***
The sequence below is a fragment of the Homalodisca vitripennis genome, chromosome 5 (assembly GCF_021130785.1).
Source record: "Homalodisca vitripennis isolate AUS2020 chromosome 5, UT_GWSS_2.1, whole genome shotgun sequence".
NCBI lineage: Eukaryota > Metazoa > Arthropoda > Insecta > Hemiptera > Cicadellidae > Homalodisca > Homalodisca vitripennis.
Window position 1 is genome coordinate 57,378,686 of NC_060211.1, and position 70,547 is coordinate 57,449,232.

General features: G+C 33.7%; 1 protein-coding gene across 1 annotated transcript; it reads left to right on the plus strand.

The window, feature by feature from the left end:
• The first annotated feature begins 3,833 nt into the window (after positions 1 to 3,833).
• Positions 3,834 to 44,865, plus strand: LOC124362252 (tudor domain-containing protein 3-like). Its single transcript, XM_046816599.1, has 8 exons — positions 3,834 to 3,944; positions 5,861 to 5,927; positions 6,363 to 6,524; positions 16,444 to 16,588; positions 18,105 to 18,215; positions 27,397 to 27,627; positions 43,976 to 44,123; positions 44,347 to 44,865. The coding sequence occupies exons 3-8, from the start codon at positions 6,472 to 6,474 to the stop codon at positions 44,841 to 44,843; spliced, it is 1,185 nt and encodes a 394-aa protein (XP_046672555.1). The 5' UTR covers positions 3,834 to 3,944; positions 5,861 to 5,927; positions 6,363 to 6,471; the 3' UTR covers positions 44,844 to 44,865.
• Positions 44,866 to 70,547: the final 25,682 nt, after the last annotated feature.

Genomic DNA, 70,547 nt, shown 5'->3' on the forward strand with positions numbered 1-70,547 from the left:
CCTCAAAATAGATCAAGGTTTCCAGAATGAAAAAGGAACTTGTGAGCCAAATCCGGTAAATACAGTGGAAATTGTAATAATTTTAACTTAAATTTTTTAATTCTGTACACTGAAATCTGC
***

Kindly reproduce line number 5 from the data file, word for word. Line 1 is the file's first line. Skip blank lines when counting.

General features: G+C 33.7%; 1 protein-coding gene across 1 annotated transcript; it reads left to right on the plus strand.